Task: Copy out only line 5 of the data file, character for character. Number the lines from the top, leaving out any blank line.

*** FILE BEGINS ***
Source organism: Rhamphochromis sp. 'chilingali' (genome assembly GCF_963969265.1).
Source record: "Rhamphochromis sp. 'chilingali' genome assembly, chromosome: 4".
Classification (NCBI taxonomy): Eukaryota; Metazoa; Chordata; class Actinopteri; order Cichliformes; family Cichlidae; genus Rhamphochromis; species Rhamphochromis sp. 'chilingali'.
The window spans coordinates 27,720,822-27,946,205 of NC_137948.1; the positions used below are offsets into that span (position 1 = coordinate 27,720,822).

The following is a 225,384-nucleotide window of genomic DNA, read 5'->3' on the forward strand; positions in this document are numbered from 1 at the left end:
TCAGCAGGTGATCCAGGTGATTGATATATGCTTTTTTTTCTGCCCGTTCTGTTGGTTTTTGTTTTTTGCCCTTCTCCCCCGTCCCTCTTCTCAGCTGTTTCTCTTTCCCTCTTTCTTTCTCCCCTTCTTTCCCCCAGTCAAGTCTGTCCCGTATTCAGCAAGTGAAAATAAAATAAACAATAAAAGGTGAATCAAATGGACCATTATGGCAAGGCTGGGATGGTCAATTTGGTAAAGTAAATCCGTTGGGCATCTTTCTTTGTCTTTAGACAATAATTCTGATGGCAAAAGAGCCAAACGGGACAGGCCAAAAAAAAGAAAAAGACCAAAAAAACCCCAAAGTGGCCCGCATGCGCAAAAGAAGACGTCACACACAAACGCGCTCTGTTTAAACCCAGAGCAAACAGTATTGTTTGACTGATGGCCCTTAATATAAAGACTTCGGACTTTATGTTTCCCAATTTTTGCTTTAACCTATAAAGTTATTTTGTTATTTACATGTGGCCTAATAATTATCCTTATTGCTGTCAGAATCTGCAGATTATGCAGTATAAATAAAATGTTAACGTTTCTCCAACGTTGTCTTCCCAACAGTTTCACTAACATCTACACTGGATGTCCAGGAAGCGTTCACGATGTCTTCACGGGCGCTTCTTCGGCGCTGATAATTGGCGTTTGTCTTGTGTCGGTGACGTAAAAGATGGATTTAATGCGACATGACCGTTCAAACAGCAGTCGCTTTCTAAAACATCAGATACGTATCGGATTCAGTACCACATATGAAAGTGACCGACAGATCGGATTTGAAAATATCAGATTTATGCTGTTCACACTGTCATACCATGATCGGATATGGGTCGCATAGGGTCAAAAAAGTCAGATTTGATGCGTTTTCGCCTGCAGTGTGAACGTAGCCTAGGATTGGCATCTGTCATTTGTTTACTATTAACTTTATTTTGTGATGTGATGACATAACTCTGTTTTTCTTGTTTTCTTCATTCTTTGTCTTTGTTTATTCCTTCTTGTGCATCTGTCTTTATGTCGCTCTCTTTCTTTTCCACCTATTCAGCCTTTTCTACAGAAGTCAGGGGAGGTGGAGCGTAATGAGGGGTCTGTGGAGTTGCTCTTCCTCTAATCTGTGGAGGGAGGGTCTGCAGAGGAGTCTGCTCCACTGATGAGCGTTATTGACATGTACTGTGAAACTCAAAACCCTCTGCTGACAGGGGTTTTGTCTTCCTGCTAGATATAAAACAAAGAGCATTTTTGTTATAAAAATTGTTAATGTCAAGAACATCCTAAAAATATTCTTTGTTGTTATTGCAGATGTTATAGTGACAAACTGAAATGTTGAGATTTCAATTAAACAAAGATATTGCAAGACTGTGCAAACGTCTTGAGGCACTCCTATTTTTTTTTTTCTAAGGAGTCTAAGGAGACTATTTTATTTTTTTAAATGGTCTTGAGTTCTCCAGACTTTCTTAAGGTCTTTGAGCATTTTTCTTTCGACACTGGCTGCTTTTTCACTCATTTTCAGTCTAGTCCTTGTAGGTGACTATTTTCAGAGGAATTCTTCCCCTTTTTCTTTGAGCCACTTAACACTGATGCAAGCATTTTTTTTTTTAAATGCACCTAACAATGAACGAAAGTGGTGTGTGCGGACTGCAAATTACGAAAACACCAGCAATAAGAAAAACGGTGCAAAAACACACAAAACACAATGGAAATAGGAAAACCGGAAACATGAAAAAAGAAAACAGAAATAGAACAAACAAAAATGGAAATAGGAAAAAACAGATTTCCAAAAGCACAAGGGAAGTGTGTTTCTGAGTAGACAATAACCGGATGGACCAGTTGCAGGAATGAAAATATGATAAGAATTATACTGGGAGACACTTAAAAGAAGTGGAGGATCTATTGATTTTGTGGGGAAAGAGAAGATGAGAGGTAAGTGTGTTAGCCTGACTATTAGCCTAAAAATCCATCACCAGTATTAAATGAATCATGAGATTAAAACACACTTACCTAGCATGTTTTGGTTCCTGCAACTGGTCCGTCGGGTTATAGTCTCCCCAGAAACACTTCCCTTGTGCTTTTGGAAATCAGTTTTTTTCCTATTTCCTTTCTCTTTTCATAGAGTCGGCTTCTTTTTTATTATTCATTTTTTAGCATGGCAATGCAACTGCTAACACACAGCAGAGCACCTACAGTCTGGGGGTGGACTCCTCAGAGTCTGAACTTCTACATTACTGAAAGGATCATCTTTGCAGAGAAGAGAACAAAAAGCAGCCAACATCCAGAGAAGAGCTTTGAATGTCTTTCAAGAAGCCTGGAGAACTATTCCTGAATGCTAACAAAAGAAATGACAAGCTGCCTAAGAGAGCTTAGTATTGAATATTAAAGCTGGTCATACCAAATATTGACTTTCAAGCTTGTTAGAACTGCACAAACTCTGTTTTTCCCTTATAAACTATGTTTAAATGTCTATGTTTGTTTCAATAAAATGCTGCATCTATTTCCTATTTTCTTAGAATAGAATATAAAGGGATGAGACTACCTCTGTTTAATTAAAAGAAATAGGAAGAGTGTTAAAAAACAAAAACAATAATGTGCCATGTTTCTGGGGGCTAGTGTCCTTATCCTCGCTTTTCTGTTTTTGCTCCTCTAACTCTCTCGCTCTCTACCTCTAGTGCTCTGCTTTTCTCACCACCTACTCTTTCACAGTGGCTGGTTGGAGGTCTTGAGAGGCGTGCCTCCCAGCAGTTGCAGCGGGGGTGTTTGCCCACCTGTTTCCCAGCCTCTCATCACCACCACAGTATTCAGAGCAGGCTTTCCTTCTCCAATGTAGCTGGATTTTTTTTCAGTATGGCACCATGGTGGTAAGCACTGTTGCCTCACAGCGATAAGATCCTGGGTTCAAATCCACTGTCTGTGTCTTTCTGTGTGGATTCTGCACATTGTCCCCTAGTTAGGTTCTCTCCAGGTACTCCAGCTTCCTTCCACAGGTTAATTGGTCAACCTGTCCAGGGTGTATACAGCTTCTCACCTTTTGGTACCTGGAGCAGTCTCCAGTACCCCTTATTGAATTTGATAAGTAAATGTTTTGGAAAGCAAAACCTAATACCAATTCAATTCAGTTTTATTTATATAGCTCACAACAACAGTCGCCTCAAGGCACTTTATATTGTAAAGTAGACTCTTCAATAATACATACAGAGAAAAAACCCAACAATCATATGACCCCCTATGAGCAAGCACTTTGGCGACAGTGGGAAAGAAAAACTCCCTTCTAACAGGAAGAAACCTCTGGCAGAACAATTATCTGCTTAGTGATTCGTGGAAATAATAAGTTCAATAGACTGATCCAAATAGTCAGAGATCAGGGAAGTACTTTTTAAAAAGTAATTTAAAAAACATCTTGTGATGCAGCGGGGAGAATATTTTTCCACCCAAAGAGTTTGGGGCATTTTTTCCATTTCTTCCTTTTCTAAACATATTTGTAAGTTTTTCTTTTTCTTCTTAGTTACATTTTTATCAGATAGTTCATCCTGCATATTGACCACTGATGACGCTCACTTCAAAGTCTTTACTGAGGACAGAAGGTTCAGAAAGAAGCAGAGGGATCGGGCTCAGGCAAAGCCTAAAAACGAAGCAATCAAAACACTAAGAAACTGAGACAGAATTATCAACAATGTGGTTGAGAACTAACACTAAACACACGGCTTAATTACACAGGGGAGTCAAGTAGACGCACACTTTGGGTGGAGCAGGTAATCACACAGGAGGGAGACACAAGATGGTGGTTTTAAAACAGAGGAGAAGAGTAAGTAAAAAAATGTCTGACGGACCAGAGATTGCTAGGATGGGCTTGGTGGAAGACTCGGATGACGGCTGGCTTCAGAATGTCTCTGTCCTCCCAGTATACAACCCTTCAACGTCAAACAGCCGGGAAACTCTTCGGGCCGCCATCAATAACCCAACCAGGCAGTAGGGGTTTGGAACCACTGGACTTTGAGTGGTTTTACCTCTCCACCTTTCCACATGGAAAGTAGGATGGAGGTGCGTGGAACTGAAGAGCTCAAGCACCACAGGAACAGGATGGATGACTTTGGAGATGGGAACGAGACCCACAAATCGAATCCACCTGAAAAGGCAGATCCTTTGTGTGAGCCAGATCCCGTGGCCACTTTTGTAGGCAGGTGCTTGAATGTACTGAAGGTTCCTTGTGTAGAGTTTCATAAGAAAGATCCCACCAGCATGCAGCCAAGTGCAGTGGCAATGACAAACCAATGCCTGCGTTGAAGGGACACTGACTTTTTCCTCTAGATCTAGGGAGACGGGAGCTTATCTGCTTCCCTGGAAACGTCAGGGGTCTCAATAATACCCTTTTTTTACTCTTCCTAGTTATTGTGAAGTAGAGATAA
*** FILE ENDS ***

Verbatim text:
The following is a 225,384-nucleotide window of genomic DNA, read 5'->3' on the forward strand; positions in this document are numbered from 1 at the left end: